Exit Strategies


The latest “secret” military plan for Iraq, apparently just approved by Gen. George W. Casey, is suitable cryptic, but the following seem to be the main points, judging from an Inside the Pentagon interview with officials who reviewed the plan:

  • The military is planning for a wide range of changes the number of military personnel in Iraq between now and spring of 2006, from slightly increasing the Army to, in the most wildly optimistic scenario, bringing home 70,000 troops.
  • It will, however, be almost impossible to sustain the current force through 2006.
  • There’s no set timetable for withdrawal. The conditions for reduction will include “the state of the insurgency, the capability of Iraqi security forces, and the Iraqi government’s ability to support military operations,” to be determined by a “multinational advisory panel.”
  • “[S]ome defense analysts” think that “phasing troop reductions over the long term” is the best way to avoid instability.
  • How long term? “Some estimates” think the Pentagon will retain at least 20,000 military personnel in Iraq for perhaps a decade or more.
  • Seeing as how training the Iraqi Army doesn’t seem to be getting anywhere, this likely means staying for a long, long time. The alternative, it seems, is the Center for American Progress’ recently-released “progressive” proposal to withdraw 80,000 troops by the end of 2006—no matter what—and then… deploy them elsewhere around the world. Because, really, the most sensible way to withdraw from Iraq is to get entangled in yet another quagmire. No, but seriously, is there any reason to think that putting 1,000 more troops in the Philippines, as CAP proposes, is a good idea? Is the plan to invade Mindano province and wipe out Abu Sayyaf? Maybe we can broaden the war to the MNLF and other Islamic separatist groups too? Should be fun, I’ll make popcorn.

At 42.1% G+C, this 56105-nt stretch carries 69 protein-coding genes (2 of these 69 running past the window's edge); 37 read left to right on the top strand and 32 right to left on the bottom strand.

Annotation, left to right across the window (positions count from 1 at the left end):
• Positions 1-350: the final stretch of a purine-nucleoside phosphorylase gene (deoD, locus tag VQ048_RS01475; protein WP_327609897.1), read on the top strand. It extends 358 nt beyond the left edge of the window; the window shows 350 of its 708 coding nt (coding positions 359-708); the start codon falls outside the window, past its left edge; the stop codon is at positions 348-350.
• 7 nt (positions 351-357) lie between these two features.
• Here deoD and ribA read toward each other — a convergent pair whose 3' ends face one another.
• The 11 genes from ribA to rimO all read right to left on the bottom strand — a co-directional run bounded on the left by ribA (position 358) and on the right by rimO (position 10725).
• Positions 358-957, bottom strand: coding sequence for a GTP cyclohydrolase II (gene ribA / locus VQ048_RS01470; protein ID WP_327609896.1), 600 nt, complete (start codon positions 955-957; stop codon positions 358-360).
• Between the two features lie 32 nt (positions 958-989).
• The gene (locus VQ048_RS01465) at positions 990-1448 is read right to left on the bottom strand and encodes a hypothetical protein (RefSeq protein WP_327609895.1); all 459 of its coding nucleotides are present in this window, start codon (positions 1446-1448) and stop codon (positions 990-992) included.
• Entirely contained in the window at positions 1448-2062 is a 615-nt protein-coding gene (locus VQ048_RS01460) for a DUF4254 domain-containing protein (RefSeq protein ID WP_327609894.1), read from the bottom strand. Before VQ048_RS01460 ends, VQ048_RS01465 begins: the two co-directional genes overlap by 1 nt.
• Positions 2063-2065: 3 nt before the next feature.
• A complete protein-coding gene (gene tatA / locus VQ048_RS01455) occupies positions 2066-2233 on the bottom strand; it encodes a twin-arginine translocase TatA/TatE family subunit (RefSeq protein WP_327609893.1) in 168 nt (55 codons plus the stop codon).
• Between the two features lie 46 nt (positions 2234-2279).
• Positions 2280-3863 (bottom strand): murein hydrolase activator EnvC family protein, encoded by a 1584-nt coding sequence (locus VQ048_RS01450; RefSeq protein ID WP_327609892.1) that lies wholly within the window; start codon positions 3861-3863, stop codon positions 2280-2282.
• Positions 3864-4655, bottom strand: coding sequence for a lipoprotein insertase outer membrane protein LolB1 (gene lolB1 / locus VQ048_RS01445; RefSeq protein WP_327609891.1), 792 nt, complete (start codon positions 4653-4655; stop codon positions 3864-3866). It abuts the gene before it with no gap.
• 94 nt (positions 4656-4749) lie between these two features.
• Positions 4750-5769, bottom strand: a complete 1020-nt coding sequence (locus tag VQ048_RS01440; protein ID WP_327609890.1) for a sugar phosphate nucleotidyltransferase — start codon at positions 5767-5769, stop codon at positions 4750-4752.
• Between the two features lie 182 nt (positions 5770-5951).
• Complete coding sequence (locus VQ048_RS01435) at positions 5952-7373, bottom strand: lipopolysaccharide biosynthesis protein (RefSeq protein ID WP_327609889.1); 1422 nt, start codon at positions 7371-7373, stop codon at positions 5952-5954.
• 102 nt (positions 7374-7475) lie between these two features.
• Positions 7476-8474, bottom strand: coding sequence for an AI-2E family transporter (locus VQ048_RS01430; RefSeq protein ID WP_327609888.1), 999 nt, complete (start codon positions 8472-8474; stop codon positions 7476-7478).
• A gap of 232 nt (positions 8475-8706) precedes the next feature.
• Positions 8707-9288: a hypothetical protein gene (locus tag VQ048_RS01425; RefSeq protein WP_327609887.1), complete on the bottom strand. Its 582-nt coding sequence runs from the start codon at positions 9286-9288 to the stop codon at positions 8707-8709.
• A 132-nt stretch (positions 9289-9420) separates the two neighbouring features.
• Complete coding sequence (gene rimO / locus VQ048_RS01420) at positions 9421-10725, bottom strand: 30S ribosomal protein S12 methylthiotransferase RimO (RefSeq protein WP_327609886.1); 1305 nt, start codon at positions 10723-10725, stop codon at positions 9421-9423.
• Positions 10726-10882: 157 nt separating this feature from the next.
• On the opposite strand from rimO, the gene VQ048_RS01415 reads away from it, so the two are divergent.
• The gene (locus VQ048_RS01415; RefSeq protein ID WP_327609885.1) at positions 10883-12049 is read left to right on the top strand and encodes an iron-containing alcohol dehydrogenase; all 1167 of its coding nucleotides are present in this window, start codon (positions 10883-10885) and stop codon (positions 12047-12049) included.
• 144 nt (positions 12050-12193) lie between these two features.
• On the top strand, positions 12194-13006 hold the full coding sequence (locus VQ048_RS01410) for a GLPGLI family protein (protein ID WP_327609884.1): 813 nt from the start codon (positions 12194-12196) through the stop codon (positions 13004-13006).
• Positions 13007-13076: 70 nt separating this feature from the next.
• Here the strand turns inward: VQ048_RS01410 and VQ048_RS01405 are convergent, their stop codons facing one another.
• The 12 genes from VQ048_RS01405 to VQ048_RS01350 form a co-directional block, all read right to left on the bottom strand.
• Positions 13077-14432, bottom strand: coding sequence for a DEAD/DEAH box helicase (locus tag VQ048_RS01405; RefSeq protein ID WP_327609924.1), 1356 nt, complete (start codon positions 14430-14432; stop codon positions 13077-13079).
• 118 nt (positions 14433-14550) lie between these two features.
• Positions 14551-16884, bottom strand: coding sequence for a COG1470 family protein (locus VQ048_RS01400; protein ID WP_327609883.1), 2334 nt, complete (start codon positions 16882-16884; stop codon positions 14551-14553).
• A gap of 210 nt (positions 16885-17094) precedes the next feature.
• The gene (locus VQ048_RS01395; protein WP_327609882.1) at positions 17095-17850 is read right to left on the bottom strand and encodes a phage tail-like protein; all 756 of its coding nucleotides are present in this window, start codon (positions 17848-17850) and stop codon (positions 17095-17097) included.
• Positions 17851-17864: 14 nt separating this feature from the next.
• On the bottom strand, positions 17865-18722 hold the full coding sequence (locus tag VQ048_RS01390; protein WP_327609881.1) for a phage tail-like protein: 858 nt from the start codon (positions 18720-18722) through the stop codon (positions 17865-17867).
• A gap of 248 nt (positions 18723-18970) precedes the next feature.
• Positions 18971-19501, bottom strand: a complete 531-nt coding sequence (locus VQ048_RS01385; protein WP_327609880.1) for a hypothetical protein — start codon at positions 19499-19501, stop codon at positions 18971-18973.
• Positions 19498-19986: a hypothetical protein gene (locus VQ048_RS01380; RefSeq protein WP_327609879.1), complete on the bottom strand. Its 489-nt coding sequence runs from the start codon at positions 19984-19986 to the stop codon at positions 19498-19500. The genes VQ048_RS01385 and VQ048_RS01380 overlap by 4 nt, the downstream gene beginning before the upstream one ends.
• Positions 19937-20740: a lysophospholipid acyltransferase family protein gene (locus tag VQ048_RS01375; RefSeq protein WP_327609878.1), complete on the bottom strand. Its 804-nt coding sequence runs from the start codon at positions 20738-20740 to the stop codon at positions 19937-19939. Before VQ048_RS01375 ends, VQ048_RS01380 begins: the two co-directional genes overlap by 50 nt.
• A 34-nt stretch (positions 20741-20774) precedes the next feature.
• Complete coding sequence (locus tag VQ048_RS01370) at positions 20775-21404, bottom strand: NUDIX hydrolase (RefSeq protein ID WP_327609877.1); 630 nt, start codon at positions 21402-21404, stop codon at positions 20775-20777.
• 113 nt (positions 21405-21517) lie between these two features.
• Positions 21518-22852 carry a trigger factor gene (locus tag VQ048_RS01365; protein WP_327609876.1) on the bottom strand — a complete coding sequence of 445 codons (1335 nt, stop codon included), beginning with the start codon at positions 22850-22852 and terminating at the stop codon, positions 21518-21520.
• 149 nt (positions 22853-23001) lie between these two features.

DOES IT FEEL LIKE POLITICS IS AT A BREAKING POINT?

    Headshot of Editor in Chief of Mother Jones, Clara Jeffery

    It sure feels that way to me, and here at Mother Jones, we’ve been thinking a lot about what journalism needs to do differently, and how we can have the biggest impact.

    We kept coming back to one word: corruption. Democracy and the rule of law being undermined by those with wealth and power for their own gain. So we're launching an ambitious Mother Jones Corruption Project to do deep, time-intensive reporting on systemic corruption, and asking the MoJo community to help crowdfund it.

    We aim to hire, build a team, and give them the time and space needed to understand how we got here and how we might get out. We want to dig into the forces and decisions that have allowed massive conflicts of interest, influence peddling, and win-at-all-costs politics to flourish.

    It's unlike anything we've done, and we have seed funding to get started, but we're looking to raise $500,000 from readers by July when we'll be making key budgeting decisions—and the more resources we have by then, the deeper we can dig. If our plan sounds good to you, please help kickstart it with a tax-deductible donation today.

    Thanks for reading—whether or not you can pitch in today, or ever, I'm glad you're with us.

    Signed by Clara Jeffery

    Clara Jeffery, Editor-in-Chief

    We Recommend

    Latest

    Sign up for our newsletters

    Subscribe and we'll send Mother Jones straight to your inbox.

    Get our award-winning magazine

    Save big on a full year of investigations, ideas, and insights.

    Subscribe

    Support our journalism

    Help Mother Jones' reporters dig deep with a tax-deductible donation.

    Donate

    Share your feedback: We’re planning to launch a new version of the comments section. Help us test it.